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VIFF2015: Sandy Gow's Wowzer International Shorts Programme

International Short Film programme at VIFF 2015

In today's first post in a two-part series on the curated International Shorts series screening at the 34th annual Vancouver International Film Festival, Sandy Gow — a Festival veteran, jack-of-all-trades and VIFF Programmer since 1988 (the first year Senior Programmer PoChu AuYeung joined VIFF, as well) — will provide insight into each of the international series that have emerged as four distinct shorts programmes at VIFF2015.

In My Shoes: Five transgender young people talk about what it's like to be them
In My Shoes, five transgender teens talk about what it's like to be them | Australia | 7 min.

Three notes should be made about the International Shorts programme ...

  • The International Shorts programme is too often overlooked by VIFF patrons who while striving to see the best in world cinema — those rare gems that will never grace our shores again and must be seen at VIFF and only VIFF — neglect to consider that the birth of the finely-honed features that emerge as life-changing events at VIFF often occur within the realm of the 9-to-15-minute short, a film in the truest sense (despite its length) that garners the necessary attention to allow the novice filmmaker to make a longer form feature film.

  • At the Festival, this year or any other year Sandy Gow has curated an International Shorts programme, VIFF offers patrons only one "lock" on filmic quality, one cinematic guarantee, a "you can take it to the bank" surety, and that is: most, if not all, of the films in any given international shorts programme will come to represent the best experience you will have inside a darkened theatre over your 16 days at VIFF. Sandy's heart, his intellect, and the wisdom of his years are poured into the decisions he makes in choosing from among the 700 entries for consideration of inclusion in his shorts programmes (500 of which films Sandy sees himself), the thirty-seven shorts included in the four curated programmes at VIFF2015 a winsome combination of intimate, humane, thoughtful, provocative, revelatory, and heartbreakingly extraordinary chronicles of the human condition.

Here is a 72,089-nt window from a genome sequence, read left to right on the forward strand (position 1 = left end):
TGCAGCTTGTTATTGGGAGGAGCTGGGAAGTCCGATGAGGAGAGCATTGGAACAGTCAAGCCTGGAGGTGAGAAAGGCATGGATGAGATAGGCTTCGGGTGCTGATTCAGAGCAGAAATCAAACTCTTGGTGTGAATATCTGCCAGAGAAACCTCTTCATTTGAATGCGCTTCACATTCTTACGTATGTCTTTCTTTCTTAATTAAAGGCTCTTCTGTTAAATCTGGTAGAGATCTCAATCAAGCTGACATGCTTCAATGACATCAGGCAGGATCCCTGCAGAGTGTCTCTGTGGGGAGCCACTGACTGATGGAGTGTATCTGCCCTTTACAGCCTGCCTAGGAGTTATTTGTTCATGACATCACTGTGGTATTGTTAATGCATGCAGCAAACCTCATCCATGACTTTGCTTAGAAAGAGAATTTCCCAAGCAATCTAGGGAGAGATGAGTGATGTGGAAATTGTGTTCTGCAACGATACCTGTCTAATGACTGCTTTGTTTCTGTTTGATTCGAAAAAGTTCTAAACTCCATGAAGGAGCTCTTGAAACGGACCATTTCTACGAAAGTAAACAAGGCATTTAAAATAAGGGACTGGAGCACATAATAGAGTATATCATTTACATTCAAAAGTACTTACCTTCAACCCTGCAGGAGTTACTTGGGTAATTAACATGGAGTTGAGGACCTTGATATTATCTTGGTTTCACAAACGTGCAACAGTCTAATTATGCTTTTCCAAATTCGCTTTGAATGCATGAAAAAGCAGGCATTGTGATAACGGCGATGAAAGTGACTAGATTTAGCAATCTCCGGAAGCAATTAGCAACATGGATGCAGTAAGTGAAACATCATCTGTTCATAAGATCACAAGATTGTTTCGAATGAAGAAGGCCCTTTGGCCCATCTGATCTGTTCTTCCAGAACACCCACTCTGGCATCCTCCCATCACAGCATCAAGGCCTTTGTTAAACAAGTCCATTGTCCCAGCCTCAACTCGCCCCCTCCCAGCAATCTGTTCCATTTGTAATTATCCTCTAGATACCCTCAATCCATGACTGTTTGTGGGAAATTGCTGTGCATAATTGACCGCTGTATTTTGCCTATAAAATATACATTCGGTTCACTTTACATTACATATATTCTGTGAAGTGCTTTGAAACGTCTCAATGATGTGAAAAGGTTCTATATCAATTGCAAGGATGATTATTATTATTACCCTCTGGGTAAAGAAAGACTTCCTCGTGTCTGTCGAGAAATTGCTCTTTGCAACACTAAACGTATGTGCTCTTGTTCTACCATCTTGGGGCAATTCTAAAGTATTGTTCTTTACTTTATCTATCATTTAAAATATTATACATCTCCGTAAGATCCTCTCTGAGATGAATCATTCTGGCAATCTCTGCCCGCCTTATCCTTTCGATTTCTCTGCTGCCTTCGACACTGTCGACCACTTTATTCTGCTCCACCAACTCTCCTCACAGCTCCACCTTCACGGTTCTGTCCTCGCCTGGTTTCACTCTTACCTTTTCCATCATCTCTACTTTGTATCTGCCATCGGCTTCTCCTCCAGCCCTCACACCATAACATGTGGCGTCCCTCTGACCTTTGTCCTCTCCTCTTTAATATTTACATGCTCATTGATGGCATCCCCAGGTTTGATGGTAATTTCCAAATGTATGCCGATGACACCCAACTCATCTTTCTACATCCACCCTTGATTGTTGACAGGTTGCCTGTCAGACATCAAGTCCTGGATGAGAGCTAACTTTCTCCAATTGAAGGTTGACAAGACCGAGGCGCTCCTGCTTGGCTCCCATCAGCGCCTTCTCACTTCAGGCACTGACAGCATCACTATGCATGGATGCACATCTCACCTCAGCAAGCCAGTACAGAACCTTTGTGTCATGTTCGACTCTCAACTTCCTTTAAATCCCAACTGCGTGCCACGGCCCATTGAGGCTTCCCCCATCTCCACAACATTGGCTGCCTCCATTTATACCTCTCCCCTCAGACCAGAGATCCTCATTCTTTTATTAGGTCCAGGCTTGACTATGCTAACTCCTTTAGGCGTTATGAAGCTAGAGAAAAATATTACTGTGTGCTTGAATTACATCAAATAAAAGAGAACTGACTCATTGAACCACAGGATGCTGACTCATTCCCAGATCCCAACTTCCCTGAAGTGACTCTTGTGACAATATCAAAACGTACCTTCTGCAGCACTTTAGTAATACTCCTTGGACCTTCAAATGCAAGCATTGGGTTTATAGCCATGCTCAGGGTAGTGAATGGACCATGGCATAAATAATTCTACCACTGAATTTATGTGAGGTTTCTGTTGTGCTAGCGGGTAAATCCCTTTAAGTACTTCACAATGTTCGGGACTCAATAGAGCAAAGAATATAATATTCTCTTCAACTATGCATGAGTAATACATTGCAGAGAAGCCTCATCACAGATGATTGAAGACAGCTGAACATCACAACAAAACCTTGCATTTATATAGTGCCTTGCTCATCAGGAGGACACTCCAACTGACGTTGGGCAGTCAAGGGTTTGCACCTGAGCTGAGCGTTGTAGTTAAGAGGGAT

• Competition. Take a gander at your Facebook feed, or listen to the conversations in the lineups as passholders "discuss" how many films they've seen that day, and what their "count" of films screened is as of any given day — in some sense VIFF is, at times, a "competition" to see the most films (and why not? what a treat to see 100+ films!). Imagine the following: take in a screening of every one of the 37 shorts in the four IS programmes, and your number of films screened will surely come close to or break the magic 100 number! Although a gentle humility defines the approach of the VIFF veteran to her fellow Festival patrons, a bit of boastfulness from time to time surely cannot be out of place. Thirty-seven films added to your list of films seen at VIFF2015, and a glorious and transformative 415 minutes in the cinema! At the Vancouver International Film Festival, we call that bliss.

Now on to the business at hand, the charmingly avuncular Sandy Gow on the first two of the International Shorts programmes up for discussion ...

In The Still of The Night, a short film by Erich Steiner, Austria
In The Still of the Night, a beautiful and disturbing period piece | Austria | 14 min.